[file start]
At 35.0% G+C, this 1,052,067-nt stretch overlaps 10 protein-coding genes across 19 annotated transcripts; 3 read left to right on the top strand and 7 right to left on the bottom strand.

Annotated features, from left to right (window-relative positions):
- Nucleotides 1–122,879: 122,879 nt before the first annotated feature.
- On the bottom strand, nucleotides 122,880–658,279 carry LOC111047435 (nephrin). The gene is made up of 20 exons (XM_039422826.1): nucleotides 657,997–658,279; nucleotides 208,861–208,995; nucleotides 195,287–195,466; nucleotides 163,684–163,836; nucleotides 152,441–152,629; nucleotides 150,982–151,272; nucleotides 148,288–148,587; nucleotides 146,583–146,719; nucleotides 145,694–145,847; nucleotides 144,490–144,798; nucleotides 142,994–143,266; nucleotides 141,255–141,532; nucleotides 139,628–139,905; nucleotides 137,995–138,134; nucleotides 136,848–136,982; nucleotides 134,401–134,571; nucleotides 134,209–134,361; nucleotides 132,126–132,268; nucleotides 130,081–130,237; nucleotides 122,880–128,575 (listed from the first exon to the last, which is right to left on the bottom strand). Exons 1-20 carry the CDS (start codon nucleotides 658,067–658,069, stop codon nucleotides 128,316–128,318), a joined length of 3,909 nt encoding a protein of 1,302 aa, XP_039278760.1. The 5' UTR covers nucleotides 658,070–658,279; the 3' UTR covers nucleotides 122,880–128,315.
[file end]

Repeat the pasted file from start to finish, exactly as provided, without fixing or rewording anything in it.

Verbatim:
At 35.0% G+C, this 1,052,067-nt stretch overlaps 10 protein-coding genes across 19 annotated transcripts; 3 read left to right on the top strand and 7 right to left on the bottom strand.

Annotated features, from left to right (window-relative positions):
- Nucleotides 1–122,879: 122,879 nt before the first annotated feature.
- On the bottom strand, nucleotides 122,880–658,279 carry LOC111047435 (nephrin). The gene is made up of 20 exons (XM_039422826.1): nucleotides 657,997–658,279; nucleotides 208,861–208,995; nucleotides 195,287–195,466; nucleotides 163,684–163,836; nucleotides 152,441–152,629; nucleotides 150,982–151,272; nucleotides 148,288–148,587; nucleotides 146,583–146,719; nucleotides 145,694–145,847; nucleotides 144,490–144,798; nucleotides 142,994–143,266; nucleotides 141,255–141,532; nucleotides 139,628–139,905; nucleotides 137,995–138,134; nucleotides 136,848–136,982; nucleotides 134,401–134,571; nucleotides 134,209–134,361; nucleotides 132,126–132,268; nucleotides 130,081–130,237; nucleotides 122,880–128,575 (listed from the first exon to the last, which is right to left on the bottom strand). Exons 1-20 carry the CDS (start codon nucleotides 658,067–658,069, stop codon nucleotides 128,316–128,318), a joined length of 3,909 nt encoding a protein of 1,302 aa, XP_039278760.1. The 5' UTR covers nucleotides 658,070–658,279; the 3' UTR covers nucleotides 122,880–128,315.